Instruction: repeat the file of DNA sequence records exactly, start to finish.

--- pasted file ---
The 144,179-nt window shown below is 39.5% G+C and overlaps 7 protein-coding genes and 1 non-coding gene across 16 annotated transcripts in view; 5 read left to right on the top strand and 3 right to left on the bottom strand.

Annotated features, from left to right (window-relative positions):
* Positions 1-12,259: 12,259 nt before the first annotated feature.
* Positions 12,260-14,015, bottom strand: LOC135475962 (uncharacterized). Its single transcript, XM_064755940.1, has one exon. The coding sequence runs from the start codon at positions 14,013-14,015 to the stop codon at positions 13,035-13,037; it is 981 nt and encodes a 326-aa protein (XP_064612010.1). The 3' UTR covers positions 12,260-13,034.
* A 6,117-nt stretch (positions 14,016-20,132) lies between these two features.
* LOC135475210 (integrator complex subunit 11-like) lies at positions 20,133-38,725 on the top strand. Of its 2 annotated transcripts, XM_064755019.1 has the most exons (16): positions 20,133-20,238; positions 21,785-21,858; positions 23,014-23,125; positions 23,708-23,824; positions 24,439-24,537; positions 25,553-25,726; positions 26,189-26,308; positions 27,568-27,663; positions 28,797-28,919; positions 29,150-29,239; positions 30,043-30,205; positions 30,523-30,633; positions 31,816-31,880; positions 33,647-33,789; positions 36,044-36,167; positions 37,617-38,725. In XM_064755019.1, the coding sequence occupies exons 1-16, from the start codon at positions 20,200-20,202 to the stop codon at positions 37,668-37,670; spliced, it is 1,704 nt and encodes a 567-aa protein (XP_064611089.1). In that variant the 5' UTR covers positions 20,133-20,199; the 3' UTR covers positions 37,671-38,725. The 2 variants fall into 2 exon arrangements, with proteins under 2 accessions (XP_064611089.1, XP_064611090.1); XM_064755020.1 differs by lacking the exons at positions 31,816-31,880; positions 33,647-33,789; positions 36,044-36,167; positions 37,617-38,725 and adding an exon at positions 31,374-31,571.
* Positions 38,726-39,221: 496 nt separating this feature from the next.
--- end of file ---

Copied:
The 144,179-nt window shown below is 39.5% G+C and overlaps 7 protein-coding genes and 1 non-coding gene across 16 annotated transcripts in view; 5 read left to right on the top strand and 3 right to left on the bottom strand.

Annotated features, from left to right (window-relative positions):
* Positions 1-12,259: 12,259 nt before the first annotated feature.
* Positions 12,260-14,015, bottom strand: LOC135475962 (uncharacterized). Its single transcript, XM_064755940.1, has one exon. The coding sequence runs from the start codon at positions 14,013-14,015 to the stop codon at positions 13,035-13,037; it is 981 nt and encodes a 326-aa protein (XP_064612010.1). The 3' UTR covers positions 12,260-13,034.
* A 6,117-nt stretch (positions 14,016-20,132) lies between these two features.
* LOC135475210 (integrator complex subunit 11-like) lies at positions 20,133-38,725 on the top strand. Of its 2 annotated transcripts, XM_064755019.1 has the most exons (16): positions 20,133-20,238; positions 21,785-21,858; positions 23,014-23,125; positions 23,708-23,824; positions 24,439-24,537; positions 25,553-25,726; positions 26,189-26,308; positions 27,568-27,663; positions 28,797-28,919; positions 29,150-29,239; positions 30,043-30,205; positions 30,523-30,633; positions 31,816-31,880; positions 33,647-33,789; positions 36,044-36,167; positions 37,617-38,725. In XM_064755019.1, the coding sequence occupies exons 1-16, from the start codon at positions 20,200-20,202 to the stop codon at positions 37,668-37,670; spliced, it is 1,704 nt and encodes a 567-aa protein (XP_064611089.1). In that variant the 5' UTR covers positions 20,133-20,199; the 3' UTR covers positions 37,671-38,725. The 2 variants fall into 2 exon arrangements, with proteins under 2 accessions (XP_064611089.1, XP_064611090.1); XM_064755020.1 differs by lacking the exons at positions 31,816-31,880; positions 33,647-33,789; positions 36,044-36,167; positions 37,617-38,725 and adding an exon at positions 31,374-31,571.
* Positions 38,726-39,221: 496 nt separating this feature from the next.